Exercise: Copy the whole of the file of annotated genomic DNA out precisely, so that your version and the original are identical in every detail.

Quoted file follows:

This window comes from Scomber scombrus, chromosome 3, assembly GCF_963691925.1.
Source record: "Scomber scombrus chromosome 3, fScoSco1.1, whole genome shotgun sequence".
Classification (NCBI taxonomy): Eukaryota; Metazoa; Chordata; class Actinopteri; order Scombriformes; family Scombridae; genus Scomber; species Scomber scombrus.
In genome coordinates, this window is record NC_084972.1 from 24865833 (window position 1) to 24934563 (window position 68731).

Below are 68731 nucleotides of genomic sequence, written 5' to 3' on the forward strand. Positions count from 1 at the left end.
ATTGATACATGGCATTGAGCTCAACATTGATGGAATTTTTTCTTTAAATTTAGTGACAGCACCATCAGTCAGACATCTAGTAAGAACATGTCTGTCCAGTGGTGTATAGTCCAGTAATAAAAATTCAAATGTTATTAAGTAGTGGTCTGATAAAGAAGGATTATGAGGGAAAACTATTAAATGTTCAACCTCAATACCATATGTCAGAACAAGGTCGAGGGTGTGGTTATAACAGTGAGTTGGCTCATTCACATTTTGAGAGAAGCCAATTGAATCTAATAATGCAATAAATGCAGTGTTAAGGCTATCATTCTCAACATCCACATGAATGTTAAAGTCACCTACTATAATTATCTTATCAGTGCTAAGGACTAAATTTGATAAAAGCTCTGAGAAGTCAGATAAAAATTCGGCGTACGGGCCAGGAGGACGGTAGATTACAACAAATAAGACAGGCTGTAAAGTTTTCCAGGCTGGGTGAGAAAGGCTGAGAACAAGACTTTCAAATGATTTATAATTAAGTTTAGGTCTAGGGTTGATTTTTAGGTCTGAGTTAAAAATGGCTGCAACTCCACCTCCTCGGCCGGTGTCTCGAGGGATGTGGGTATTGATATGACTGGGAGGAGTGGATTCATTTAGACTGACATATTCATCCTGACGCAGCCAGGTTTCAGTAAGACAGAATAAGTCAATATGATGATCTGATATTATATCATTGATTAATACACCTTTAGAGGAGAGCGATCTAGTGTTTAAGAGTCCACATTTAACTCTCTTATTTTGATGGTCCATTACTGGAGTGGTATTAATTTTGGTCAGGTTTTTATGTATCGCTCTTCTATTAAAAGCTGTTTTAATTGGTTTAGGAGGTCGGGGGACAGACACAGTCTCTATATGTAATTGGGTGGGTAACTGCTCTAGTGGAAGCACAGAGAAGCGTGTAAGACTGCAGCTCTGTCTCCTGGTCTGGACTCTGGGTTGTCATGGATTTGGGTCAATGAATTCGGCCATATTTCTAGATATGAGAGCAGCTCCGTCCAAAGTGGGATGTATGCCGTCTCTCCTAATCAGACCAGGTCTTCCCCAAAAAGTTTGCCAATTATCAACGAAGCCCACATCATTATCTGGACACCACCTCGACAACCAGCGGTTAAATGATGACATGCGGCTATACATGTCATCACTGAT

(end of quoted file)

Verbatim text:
This window comes from Scomber scombrus, chromosome 3, assembly GCF_963691925.1.
Source record: "Scomber scombrus chromosome 3, fScoSco1.1, whole genome shotgun sequence".
Classification (NCBI taxonomy): Eukaryota; Metazoa; Chordata; class Actinopteri; order Scombriformes; family Scombridae; genus Scomber; species Scomber scombrus.
In genome coordinates, this window is record NC_084972.1 from 24865833 (window position 1) to 24934563 (window position 68731).

Below are 68731 nucleotides of genomic sequence, written 5' to 3' on the forward strand. Positions count from 1 at the left end.
ATTGATACATGGCATTGAGCTCAACATTGATGGAATTTTTTCTTTAAATTTAGTGACAGCACCATCAGTCAGACATCTAGTAAGAACATGTCTGTCCAGTGGTGTATAGTCCAGTAATAAAAATTCAAATGTTATTAAGTAGTGGTCTGATAAAGAAGGATTATGAGGGAAAACTATTAAATGTTCAACCTCAATACCATATGTCAGAACAAGGTCGAGGGTGTGGTTATAACAGTGAGTTGGCTCATTCACATTTTGAGAGAAGCCAATTGAATCTAATAATGCAATAAATGCAGTGTTAAGGCTATCATTCTCAACATCCACATGAATGTTAAAGTCACCTACTATAATTATCTTATCAGTGCTAAGGACTAAATTTGATAAAAGCTCTGAGAAGTCAGATAAAAATTCGGCGTACGGGCCAGGAGGACGGTAGATTACAACAAATAAGACAGGCTGTAAAGTTTTCCAGGCTGGGTGAGAAAGGCTGAGAACAAGACTTTCAAATGATTTATAATTAAGTTTAGGTCTAGGGTTGATTTTTAGGTCTGAGTTAAAAATGGCTGCAACTCCACCTCCTCGGCCGGTGTCTCGAGGGATGTGGGTATTGATATGACTGGGAGGAGTGGATTCATTTAGACTGACATATTCATCCTGACGCAGCCAGGTTTCAGTAAGACAGAATAAGTCAATATGATGATCTGATATTATATCATTGATTAATACACCTTTAGAGGAGAGCGATCTAGTGTTTAAGAGTCCACATTTAACTCTCTTATTTTGATGGTCCATTACTGGAGTGGTATTAATTTTGGTCAGGTTTTTATGTATCGCTCTTCTATTAAAAGCTGTTTTAATTGGTTTAGGAGGTCGGGGGACAGACACAGTCTCTATATGTAATTGGGTGGGTAACTGCTCTAGTGGAAGCACAGAGAAGCGTGTAAGACTGCAGCTCTGTCTCCTGGTCTGGACTCTGGGTTGTCATGGATTTGGGTCAATGAATTCGGCCATATTTCTAGATATGAGAGCAGCTCCGTCCAAAGTGGGATGTATGCCGTCTCTCCTAATCAGACCAGGTCTTCCCCAAAAAGTTTGCCAATTATCAACGAAGCCCACATCATTATCTGGACACCACCTCGACAACCAGCGGTTAAATGATGACATGCGGCTATACATGTCATCACTGAT